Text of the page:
It's a fine line separating mischievous humour and pitiful wordplay, and Raymond Hains seems to have made it his duty to skip endlessly back and forward over it. It's a perilous but occasionally funny game, a low-key Conceptual Art that seems to appeal to a few artists working in France today. When an attempt was made to group together a bunch of young artists under the loose rubric of a particularly irritating French term indicating playfulness (ludique), it was clear that Hains, with his 40-odd-year career, was to be the designated leader. Age also seems to have rendered any critical debate over his work quite impossible. While Hains' work is second-rate when compared to his Nouveau Réaliste buddy Yves Klein - to whom he renders a witty homage (Le Monochrome dans le métro, Monochrome in the Metro, 1983-2001) - it is unquestionably more refreshingly alive than that of other contemporaries such as Arman.
However, there's often a sense that Hains' art is about success and failure: about ideas that are played around with and not always happily appropriate for sculptural or photographic works.
Hains' best quality is the fluidity of his work process, his encyclopaedic knowledge - a section of his monumental library, which is stored in suitcases, is presented in the show - and his ability to make wild connections. A poster for American Express, for example, viewed through distorted lenses is transformed into a banner bearing the colours of Brittany (the same colour as American Express) and renamed 'Armorican Express'.
With elaborate thematic displays and wall texts the exhibition went to great lengths to convey the 'only connect wildly' message that runs through his work, but in many ways it failed to do so successfully. While the books in suitcases and heaps of metal tubes taken from scaffolding structures (Echafaudages layher, Layher Scaffolding, 2001) efficiently conveyed the sense that his work and thought are always in progress, the organization of the show resisted the idea and favoured a formalist hang in which aesthetics were underlined perhaps more than is necessary. In this light it is the beauty of certain works, rather than their pertinence, that was revealed: the lyrical abstraction of his ripped poster paintings (such as La Gitane, 1968), the proximity to Pop Art of his wood-painted giant matchboxes (L'Ane vêtu de la peau de lion, The Ass Clothed in the Lion's Skin, 1967), or to Op Art, in the wonderful film he made in 1954 with Jacques Villeglé (Penelope, 1954-80), in which colours are seen through fluted glass. One of Hains' more complex ideas is that Conceptual Art needs a strong material presence. The inherent difficulty of such an approach was exemplified in the least successful pieces in the show. The series of works Hains has been developing since 1999, 'Mackintoshages' - images of several simultaneously opened windows shown on a computer screen - are as clumsy as a good idea gone wrong. Other photographic works give out a weird sense of scale: you wonder what really is the point of an extra large photograph of a sweet box (Les Vérités de la palisse, The Truths of La Palisse, 1987).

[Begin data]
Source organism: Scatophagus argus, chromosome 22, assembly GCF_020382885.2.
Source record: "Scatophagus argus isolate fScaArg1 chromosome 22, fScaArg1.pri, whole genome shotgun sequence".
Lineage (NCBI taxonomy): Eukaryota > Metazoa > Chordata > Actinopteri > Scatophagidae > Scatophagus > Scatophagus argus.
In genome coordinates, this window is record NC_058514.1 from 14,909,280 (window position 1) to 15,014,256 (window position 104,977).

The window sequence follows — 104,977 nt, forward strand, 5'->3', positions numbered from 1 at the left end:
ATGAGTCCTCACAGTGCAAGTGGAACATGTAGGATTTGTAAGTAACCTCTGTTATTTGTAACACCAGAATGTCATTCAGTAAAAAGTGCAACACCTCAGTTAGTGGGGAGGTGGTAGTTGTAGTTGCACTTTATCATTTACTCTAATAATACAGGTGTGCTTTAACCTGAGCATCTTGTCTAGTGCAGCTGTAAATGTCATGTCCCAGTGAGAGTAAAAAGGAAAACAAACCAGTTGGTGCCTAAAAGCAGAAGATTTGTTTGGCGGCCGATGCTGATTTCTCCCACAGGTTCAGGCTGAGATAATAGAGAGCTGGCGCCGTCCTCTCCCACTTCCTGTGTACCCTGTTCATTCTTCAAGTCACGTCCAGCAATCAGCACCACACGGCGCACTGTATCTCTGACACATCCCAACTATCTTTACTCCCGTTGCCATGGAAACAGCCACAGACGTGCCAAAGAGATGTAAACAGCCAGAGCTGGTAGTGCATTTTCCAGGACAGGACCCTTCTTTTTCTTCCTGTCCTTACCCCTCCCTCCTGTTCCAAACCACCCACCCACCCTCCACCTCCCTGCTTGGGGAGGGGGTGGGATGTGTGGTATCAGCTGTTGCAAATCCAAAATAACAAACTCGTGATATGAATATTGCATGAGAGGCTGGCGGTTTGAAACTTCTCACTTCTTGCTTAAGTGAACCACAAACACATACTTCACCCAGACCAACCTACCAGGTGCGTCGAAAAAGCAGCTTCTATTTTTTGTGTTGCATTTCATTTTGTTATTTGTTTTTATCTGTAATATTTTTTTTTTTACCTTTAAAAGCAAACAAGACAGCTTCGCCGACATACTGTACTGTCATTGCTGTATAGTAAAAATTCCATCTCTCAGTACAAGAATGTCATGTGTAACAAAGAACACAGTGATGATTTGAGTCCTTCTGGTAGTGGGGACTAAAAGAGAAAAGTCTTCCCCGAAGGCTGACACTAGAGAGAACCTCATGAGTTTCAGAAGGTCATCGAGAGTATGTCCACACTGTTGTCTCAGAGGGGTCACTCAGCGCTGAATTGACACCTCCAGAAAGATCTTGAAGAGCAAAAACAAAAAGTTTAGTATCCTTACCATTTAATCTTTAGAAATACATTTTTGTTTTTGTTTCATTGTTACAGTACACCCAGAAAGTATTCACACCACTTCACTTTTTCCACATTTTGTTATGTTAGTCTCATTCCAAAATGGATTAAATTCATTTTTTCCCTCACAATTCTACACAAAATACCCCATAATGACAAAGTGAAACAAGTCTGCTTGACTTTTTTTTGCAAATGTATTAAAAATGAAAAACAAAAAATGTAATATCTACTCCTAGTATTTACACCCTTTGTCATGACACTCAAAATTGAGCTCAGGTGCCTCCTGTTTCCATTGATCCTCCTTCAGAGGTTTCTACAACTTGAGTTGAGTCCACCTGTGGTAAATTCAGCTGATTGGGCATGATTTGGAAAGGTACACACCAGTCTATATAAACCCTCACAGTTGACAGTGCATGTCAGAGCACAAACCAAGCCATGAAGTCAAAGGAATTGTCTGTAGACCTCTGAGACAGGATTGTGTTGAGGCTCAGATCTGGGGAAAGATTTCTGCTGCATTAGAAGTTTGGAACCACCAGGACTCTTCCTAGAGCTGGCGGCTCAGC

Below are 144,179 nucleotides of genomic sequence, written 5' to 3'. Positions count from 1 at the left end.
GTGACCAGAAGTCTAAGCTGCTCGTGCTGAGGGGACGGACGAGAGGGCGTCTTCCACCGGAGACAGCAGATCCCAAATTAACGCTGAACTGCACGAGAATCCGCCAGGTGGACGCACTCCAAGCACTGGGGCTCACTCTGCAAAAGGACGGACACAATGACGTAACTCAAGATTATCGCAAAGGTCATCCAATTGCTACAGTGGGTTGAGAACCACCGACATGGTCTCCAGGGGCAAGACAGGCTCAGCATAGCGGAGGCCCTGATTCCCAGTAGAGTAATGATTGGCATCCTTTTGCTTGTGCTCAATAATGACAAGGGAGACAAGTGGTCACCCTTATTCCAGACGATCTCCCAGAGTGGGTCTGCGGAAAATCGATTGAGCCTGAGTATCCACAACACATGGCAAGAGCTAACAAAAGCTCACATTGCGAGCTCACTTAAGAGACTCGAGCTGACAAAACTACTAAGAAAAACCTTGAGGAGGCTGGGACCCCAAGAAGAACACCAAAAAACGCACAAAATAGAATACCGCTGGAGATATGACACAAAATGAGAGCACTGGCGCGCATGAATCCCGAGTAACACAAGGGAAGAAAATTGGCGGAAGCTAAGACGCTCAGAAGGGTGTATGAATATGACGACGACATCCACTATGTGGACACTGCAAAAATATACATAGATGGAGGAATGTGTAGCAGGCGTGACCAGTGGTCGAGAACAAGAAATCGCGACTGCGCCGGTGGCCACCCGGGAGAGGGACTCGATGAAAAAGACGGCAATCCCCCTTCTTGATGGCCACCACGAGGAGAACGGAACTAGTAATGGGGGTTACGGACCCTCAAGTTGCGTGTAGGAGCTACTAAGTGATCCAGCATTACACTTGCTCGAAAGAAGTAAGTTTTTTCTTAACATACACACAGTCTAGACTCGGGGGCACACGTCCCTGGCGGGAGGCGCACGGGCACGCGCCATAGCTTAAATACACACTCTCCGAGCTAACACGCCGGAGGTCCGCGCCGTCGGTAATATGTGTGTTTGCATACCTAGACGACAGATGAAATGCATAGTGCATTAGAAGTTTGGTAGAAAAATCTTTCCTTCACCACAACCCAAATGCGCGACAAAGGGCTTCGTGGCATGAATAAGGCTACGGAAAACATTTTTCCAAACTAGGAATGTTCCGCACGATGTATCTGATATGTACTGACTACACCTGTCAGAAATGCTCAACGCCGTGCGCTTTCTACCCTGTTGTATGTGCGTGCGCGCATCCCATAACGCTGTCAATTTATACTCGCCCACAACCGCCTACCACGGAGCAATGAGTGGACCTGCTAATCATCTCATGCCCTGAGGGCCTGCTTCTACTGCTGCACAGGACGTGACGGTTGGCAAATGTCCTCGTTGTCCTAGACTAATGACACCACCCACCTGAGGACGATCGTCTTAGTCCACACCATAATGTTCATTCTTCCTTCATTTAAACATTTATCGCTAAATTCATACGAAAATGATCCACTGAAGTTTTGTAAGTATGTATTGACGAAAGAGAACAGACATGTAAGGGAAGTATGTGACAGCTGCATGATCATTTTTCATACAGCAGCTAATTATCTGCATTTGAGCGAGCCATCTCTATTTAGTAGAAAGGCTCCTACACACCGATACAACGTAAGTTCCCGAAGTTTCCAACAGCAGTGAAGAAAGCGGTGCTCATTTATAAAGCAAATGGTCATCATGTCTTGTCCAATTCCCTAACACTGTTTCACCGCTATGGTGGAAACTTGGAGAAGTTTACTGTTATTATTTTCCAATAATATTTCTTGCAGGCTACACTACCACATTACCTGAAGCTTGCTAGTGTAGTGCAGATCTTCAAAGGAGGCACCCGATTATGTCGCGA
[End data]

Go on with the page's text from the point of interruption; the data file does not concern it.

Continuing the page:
The relative mediocrity of these pieces was unfortunately emphasized by the display, which, instead of giving the viewer the pleasure of following a thread, encouraged a reading that obscured rather than clarified some of the artist's stories. Ultimately the entire exhibition felt a little like an in-joke.
Hains' best work occurs when he is given free rein to produce his own installations, and this is the paradox of a retrospective of an artist with a long career whose creative energy is still up and running. The work that came closest to giving out a lively and multi-layered experience of his process and inspiration was the website specially created for the show, which works like an obsessive personal encyclopaedia . It is quite rare for a website to be more of a thrill than an actual exhibition, but maybe that was why two computers were placed right at the intersection of the gallery's rooms.